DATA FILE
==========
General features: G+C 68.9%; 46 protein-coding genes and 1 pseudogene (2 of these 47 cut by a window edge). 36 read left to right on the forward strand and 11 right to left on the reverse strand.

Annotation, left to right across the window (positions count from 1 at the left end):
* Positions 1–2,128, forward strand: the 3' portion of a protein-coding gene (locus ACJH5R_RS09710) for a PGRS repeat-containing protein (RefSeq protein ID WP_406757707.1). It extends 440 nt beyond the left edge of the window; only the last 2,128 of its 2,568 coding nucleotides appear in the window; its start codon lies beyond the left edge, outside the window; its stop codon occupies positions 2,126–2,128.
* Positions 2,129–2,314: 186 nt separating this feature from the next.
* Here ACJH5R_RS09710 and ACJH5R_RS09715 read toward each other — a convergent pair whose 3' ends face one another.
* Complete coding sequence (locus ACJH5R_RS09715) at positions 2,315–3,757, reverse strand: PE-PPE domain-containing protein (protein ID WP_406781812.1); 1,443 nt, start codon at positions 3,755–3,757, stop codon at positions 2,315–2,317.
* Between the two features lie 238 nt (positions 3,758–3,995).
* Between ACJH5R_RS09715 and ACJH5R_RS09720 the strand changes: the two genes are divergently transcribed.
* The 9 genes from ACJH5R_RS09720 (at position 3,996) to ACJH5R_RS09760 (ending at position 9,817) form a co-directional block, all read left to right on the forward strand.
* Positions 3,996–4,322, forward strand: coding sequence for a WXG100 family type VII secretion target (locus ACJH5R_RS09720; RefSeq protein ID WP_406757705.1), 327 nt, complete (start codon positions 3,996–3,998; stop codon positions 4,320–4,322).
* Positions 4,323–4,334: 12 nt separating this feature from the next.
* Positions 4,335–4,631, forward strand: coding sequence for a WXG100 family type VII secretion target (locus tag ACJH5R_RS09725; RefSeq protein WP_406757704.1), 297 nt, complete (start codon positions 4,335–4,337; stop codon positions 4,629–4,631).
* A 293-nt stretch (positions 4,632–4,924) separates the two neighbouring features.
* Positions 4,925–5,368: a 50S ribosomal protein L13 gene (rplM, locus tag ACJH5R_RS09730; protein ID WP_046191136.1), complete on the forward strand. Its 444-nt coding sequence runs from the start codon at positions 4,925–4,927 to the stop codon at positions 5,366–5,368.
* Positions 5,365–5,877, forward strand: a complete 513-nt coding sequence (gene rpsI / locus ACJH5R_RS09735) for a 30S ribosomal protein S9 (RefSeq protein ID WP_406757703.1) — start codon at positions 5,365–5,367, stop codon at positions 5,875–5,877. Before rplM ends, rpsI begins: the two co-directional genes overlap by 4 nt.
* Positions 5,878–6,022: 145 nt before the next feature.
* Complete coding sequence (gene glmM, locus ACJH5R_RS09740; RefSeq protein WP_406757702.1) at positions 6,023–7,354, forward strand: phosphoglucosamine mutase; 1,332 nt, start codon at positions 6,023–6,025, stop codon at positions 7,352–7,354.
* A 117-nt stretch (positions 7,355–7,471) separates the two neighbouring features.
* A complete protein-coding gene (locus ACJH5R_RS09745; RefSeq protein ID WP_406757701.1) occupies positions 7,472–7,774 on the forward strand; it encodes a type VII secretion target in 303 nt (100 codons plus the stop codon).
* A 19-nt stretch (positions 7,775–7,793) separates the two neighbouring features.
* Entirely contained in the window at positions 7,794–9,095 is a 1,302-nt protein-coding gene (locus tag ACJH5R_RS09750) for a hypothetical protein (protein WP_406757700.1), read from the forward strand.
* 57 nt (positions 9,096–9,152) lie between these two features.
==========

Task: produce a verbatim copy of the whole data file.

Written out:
General features: G+C 68.9%; 46 protein-coding genes and 1 pseudogene (2 of these 47 cut by a window edge). 36 read left to right on the forward strand and 11 right to left on the reverse strand.

Annotation, left to right across the window (positions count from 1 at the left end):
* Positions 1–2,128, forward strand: the 3' portion of a protein-coding gene (locus ACJH5R_RS09710) for a PGRS repeat-containing protein (RefSeq protein ID WP_406757707.1). It extends 440 nt beyond the left edge of the window; only the last 2,128 of its 2,568 coding nucleotides appear in the window; its start codon lies beyond the left edge, outside the window; its stop codon occupies positions 2,126–2,128.
* Positions 2,129–2,314: 186 nt separating this feature from the next.
* Here ACJH5R_RS09710 and ACJH5R_RS09715 read toward each other — a convergent pair whose 3' ends face one another.
* Complete coding sequence (locus ACJH5R_RS09715) at positions 2,315–3,757, reverse strand: PE-PPE domain-containing protein (protein ID WP_406781812.1); 1,443 nt, start codon at positions 3,755–3,757, stop codon at positions 2,315–2,317.
* Between the two features lie 238 nt (positions 3,758–3,995).
* Between ACJH5R_RS09715 and ACJH5R_RS09720 the strand changes: the two genes are divergently transcribed.
* The 9 genes from ACJH5R_RS09720 (at position 3,996) to ACJH5R_RS09760 (ending at position 9,817) form a co-directional block, all read left to right on the forward strand.
* Positions 3,996–4,322, forward strand: coding sequence for a WXG100 family type VII secretion target (locus ACJH5R_RS09720; RefSeq protein ID WP_406757705.1), 327 nt, complete (start codon positions 3,996–3,998; stop codon positions 4,320–4,322).
* Positions 4,323–4,334: 12 nt separating this feature from the next.
* Positions 4,335–4,631, forward strand: coding sequence for a WXG100 family type VII secretion target (locus tag ACJH5R_RS09725; RefSeq protein WP_406757704.1), 297 nt, complete (start codon positions 4,335–4,337; stop codon positions 4,629–4,631).
* A 293-nt stretch (positions 4,632–4,924) separates the two neighbouring features.
* Positions 4,925–5,368: a 50S ribosomal protein L13 gene (rplM, locus tag ACJH5R_RS09730; protein ID WP_046191136.1), complete on the forward strand. Its 444-nt coding sequence runs from the start codon at positions 4,925–4,927 to the stop codon at positions 5,366–5,368.
* Positions 5,365–5,877, forward strand: a complete 513-nt coding sequence (gene rpsI / locus ACJH5R_RS09735) for a 30S ribosomal protein S9 (RefSeq protein ID WP_406757703.1) — start codon at positions 5,365–5,367, stop codon at positions 5,875–5,877. Before rplM ends, rpsI begins: the two co-directional genes overlap by 4 nt.
* Positions 5,878–6,022: 145 nt before the next feature.
* Complete coding sequence (gene glmM, locus ACJH5R_RS09740; RefSeq protein WP_406757702.1) at positions 6,023–7,354, forward strand: phosphoglucosamine mutase; 1,332 nt, start codon at positions 6,023–6,025, stop codon at positions 7,352–7,354.
* A 117-nt stretch (positions 7,355–7,471) separates the two neighbouring features.
* A complete protein-coding gene (locus ACJH5R_RS09745; RefSeq protein ID WP_406757701.1) occupies positions 7,472–7,774 on the forward strand; it encodes a type VII secretion target in 303 nt (100 codons plus the stop codon).
* A 19-nt stretch (positions 7,775–7,793) separates the two neighbouring features.
* Entirely contained in the window at positions 7,794–9,095 is a 1,302-nt protein-coding gene (locus tag ACJH5R_RS09750) for a hypothetical protein (protein WP_406757700.1), read from the forward strand.
* 57 nt (positions 9,096–9,152) lie between these two features.